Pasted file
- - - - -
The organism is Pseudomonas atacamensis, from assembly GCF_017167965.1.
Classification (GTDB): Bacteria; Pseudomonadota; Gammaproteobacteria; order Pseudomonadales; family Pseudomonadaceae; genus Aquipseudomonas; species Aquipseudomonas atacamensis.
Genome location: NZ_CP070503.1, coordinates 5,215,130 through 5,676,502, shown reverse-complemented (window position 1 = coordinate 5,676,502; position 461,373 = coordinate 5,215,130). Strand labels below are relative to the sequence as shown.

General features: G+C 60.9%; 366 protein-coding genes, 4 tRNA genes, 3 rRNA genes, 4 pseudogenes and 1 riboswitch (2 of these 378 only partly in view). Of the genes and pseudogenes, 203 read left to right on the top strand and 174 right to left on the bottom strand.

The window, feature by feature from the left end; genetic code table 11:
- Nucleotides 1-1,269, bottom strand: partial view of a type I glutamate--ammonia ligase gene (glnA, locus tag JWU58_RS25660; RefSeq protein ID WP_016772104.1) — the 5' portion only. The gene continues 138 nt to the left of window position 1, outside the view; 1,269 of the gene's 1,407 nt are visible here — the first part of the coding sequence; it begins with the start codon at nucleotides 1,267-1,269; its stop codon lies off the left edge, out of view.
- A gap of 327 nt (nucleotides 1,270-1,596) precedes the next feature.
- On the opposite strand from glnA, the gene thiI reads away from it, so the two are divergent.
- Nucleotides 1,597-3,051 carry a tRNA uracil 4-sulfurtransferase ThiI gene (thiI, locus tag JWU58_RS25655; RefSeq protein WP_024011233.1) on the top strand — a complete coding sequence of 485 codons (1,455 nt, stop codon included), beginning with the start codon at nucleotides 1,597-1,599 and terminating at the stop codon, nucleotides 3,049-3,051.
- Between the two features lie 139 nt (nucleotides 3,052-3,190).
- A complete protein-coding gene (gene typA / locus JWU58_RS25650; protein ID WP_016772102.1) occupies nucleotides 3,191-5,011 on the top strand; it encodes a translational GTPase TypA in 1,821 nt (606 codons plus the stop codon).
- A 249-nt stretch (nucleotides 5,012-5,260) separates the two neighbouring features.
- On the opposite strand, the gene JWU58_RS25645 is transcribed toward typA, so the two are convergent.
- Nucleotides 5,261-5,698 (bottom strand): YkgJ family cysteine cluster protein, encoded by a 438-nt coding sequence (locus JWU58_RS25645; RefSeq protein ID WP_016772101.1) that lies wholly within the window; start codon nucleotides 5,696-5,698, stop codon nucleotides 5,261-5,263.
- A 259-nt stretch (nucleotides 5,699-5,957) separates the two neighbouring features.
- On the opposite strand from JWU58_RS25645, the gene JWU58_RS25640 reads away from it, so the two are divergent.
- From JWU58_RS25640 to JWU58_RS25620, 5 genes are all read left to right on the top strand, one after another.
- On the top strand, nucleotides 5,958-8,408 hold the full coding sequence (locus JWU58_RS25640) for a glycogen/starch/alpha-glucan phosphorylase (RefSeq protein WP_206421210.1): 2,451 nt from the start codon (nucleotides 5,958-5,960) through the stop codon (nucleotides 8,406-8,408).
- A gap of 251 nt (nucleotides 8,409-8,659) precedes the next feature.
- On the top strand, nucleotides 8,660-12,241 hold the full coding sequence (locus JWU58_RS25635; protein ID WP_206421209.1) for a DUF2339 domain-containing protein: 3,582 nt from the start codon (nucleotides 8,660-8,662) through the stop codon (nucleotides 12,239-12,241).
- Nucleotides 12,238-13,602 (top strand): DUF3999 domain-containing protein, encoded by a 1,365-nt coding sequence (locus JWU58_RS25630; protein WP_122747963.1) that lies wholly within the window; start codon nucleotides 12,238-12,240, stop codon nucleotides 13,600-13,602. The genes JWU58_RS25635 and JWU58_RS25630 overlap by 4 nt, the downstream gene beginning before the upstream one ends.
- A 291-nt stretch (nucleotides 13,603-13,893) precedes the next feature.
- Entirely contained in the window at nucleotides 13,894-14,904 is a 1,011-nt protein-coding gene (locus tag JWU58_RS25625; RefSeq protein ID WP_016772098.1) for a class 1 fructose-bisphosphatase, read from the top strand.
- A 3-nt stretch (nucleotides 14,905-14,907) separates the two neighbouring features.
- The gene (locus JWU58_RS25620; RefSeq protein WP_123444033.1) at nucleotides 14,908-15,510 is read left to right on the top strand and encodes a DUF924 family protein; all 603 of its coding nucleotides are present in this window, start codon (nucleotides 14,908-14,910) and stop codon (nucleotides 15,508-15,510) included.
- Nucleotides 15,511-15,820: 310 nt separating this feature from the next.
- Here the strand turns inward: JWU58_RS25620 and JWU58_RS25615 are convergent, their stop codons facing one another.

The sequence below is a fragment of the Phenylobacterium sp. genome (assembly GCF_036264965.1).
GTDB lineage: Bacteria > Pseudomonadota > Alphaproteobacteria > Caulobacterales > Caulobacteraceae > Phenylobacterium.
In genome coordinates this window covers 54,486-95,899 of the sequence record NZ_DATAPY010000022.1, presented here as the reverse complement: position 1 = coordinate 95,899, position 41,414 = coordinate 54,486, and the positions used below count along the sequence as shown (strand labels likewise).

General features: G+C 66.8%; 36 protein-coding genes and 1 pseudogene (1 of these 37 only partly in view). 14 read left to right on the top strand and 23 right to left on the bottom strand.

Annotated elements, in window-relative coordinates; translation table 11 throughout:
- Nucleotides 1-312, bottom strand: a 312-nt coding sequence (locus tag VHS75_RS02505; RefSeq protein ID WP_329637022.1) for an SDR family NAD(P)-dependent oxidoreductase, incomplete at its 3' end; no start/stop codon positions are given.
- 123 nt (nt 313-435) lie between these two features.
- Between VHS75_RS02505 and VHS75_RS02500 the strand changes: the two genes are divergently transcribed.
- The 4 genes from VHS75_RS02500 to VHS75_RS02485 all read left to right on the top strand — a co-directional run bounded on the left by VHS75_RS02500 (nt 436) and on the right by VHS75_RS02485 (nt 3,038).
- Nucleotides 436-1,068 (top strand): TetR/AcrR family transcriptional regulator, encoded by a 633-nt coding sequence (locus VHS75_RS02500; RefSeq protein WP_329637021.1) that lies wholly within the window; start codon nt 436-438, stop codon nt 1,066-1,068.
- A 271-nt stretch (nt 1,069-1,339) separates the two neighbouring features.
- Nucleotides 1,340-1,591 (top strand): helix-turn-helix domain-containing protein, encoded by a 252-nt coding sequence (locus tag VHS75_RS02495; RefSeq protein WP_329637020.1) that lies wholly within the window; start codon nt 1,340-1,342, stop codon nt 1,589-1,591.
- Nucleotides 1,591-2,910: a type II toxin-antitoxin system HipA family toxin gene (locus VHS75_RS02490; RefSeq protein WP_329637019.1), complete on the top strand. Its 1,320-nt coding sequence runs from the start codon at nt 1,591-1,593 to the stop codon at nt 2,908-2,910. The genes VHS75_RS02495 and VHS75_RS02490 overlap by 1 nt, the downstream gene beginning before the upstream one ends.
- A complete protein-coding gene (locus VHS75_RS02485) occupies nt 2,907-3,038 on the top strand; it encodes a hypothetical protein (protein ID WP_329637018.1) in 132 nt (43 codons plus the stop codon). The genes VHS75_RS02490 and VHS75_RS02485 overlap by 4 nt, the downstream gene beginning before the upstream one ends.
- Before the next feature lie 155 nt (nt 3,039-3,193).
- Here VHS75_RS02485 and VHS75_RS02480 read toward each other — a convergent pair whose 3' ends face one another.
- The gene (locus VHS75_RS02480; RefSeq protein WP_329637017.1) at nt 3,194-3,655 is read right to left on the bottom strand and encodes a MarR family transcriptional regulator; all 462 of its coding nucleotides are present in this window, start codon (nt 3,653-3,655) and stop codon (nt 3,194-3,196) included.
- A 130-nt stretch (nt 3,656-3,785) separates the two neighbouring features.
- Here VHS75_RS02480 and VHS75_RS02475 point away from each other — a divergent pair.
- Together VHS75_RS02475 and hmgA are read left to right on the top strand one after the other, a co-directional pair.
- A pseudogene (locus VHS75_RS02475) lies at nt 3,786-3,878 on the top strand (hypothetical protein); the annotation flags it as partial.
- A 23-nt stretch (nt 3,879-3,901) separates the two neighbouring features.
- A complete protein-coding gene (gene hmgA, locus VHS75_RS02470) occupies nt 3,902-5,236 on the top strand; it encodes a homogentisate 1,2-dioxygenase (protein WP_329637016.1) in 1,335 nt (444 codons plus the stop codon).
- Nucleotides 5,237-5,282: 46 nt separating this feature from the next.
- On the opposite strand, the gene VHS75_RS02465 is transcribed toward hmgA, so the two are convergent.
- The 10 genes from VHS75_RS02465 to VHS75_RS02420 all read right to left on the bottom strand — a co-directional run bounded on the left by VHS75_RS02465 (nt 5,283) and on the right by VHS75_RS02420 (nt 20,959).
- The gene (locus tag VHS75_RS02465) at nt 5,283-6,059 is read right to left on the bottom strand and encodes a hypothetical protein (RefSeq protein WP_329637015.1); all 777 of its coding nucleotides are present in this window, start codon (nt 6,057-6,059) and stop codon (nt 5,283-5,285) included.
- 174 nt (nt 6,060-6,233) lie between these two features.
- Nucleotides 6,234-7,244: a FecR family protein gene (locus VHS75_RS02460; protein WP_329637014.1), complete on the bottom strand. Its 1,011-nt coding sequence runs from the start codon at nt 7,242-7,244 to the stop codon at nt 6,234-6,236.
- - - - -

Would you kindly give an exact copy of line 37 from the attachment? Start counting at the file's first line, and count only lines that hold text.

- Nucleotides 436-1,068 (top strand): TetR/AcrR family transcriptional regulator, encoded by a 633-nt coding sequence (locus VHS75_RS02500; RefSeq protein WP_329637021.1) that lies wholly within the window; start codon nt 436-438, stop codon nt 1,066-1,068.